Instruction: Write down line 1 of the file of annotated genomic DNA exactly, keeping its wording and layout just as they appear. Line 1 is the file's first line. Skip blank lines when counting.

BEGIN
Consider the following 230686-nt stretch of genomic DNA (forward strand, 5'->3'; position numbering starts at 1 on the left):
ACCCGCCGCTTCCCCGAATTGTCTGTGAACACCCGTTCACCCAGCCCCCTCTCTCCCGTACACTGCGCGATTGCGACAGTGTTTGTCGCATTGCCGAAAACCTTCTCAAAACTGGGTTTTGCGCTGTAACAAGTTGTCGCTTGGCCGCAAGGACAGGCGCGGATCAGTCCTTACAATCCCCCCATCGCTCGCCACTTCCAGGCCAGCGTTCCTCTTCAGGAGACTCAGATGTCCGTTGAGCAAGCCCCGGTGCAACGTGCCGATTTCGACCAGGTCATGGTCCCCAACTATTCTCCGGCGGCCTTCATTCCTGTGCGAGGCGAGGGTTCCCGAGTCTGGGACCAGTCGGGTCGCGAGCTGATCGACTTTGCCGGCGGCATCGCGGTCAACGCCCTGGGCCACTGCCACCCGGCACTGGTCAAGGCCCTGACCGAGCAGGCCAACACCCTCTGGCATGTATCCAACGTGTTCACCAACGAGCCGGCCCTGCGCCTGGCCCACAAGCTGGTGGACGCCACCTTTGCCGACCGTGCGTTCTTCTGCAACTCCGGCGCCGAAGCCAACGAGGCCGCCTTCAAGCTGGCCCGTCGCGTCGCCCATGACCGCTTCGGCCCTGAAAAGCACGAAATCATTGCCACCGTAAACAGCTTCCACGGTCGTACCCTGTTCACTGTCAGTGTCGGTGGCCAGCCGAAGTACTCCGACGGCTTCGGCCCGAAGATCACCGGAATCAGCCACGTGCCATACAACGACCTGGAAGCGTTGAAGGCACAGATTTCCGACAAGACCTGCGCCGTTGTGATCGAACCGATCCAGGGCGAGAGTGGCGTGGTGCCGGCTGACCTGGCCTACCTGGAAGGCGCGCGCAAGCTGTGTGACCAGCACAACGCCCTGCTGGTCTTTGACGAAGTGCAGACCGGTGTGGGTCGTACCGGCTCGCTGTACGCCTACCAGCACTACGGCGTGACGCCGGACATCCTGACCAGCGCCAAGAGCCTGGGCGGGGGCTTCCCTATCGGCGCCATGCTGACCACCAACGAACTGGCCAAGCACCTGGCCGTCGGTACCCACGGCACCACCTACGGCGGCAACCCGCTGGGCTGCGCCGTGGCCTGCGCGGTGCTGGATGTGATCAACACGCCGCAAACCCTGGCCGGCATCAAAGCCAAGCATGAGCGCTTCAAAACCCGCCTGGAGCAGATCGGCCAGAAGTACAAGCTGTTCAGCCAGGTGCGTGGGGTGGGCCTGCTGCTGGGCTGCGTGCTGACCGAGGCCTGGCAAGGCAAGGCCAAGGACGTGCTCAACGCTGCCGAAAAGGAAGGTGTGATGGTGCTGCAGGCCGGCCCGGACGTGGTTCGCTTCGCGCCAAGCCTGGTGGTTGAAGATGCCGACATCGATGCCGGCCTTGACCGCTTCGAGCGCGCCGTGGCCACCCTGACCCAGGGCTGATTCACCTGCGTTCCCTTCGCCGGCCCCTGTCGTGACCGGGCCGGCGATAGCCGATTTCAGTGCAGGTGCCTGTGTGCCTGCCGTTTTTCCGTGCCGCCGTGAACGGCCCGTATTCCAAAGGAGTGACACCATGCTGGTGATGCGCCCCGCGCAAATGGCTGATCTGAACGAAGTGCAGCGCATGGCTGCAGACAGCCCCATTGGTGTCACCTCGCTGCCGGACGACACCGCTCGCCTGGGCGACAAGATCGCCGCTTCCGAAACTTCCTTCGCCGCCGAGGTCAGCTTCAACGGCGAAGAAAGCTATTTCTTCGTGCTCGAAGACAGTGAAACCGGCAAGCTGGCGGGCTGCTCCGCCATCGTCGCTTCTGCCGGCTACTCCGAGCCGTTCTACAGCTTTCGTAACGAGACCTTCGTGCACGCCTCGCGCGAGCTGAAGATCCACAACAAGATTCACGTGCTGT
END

Consider the following 230686-nt stretch of genomic DNA (forward strand, 5'->3'; position numbering starts at 1 on the left):